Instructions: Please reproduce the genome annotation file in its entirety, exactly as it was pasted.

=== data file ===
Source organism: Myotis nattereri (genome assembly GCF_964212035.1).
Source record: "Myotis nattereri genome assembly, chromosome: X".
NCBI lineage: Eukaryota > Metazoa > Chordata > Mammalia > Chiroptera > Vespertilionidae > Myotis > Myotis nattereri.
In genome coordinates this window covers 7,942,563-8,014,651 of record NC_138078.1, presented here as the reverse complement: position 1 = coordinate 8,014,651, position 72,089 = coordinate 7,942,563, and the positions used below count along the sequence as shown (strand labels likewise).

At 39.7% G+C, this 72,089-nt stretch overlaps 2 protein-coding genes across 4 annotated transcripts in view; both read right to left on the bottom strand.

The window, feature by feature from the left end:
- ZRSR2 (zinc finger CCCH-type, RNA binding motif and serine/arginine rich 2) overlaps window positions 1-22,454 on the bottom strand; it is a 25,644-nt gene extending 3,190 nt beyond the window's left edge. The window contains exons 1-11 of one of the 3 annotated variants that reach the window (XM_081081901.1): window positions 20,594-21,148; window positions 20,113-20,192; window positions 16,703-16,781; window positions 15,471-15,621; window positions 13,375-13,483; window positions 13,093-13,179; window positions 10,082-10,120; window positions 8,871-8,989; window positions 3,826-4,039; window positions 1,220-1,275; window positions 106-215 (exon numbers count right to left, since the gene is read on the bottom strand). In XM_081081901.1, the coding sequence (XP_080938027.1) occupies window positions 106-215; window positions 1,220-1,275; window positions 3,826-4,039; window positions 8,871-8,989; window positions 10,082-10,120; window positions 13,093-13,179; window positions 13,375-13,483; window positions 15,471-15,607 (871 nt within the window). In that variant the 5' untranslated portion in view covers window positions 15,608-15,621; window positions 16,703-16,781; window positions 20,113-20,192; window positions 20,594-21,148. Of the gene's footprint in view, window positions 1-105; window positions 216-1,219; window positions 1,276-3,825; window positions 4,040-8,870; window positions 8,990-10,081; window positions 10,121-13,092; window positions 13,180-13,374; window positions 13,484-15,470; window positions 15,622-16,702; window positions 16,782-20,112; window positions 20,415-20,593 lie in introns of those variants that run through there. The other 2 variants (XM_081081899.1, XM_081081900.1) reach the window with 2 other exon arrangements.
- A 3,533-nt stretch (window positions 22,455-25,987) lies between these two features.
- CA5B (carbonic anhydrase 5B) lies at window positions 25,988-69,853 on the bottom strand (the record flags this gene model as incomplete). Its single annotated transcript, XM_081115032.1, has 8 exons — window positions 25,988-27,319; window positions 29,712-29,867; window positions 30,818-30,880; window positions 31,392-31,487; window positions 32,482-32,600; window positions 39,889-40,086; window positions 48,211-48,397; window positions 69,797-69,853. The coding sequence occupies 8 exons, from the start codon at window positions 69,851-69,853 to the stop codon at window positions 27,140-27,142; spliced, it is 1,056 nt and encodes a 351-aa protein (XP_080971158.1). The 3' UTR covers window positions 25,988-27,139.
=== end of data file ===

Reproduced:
Source organism: Myotis nattereri (genome assembly GCF_964212035.1).
Source record: "Myotis nattereri genome assembly, chromosome: X".
NCBI lineage: Eukaryota > Metazoa > Chordata > Mammalia > Chiroptera > Vespertilionidae > Myotis > Myotis nattereri.
In genome coordinates this window covers 7,942,563-8,014,651 of record NC_138078.1, presented here as the reverse complement: position 1 = coordinate 8,014,651, position 72,089 = coordinate 7,942,563, and the positions used below count along the sequence as shown (strand labels likewise).

At 39.7% G+C, this 72,089-nt stretch overlaps 2 protein-coding genes across 4 annotated transcripts in view; both read right to left on the bottom strand.

The window, feature by feature from the left end:
- ZRSR2 (zinc finger CCCH-type, RNA binding motif and serine/arginine rich 2) overlaps window positions 1-22,454 on the bottom strand; it is a 25,644-nt gene extending 3,190 nt beyond the window's left edge. The window contains exons 1-11 of one of the 3 annotated variants that reach the window (XM_081081901.1): window positions 20,594-21,148; window positions 20,113-20,192; window positions 16,703-16,781; window positions 15,471-15,621; window positions 13,375-13,483; window positions 13,093-13,179; window positions 10,082-10,120; window positions 8,871-8,989; window positions 3,826-4,039; window positions 1,220-1,275; window positions 106-215 (exon numbers count right to left, since the gene is read on the bottom strand). In XM_081081901.1, the coding sequence (XP_080938027.1) occupies window positions 106-215; window positions 1,220-1,275; window positions 3,826-4,039; window positions 8,871-8,989; window positions 10,082-10,120; window positions 13,093-13,179; window positions 13,375-13,483; window positions 15,471-15,607 (871 nt within the window). In that variant the 5' untranslated portion in view covers window positions 15,608-15,621; window positions 16,703-16,781; window positions 20,113-20,192; window positions 20,594-21,148. Of the gene's footprint in view, window positions 1-105; window positions 216-1,219; window positions 1,276-3,825; window positions 4,040-8,870; window positions 8,990-10,081; window positions 10,121-13,092; window positions 13,180-13,374; window positions 13,484-15,470; window positions 15,622-16,702; window positions 16,782-20,112; window positions 20,415-20,593 lie in introns of those variants that run through there. The other 2 variants (XM_081081899.1, XM_081081900.1) reach the window with 2 other exon arrangements.
- A 3,533-nt stretch (window positions 22,455-25,987) lies between these two features.
- CA5B (carbonic anhydrase 5B) lies at window positions 25,988-69,853 on the bottom strand (the record flags this gene model as incomplete). Its single annotated transcript, XM_081115032.1, has 8 exons — window positions 25,988-27,319; window positions 29,712-29,867; window positions 30,818-30,880; window positions 31,392-31,487; window positions 32,482-32,600; window positions 39,889-40,086; window positions 48,211-48,397; window positions 69,797-69,853. The coding sequence occupies 8 exons, from the start codon at window positions 69,851-69,853 to the stop codon at window positions 27,140-27,142; spliced, it is 1,056 nt and encodes a 351-aa protein (XP_080971158.1). The 3' UTR covers window positions 25,988-27,139.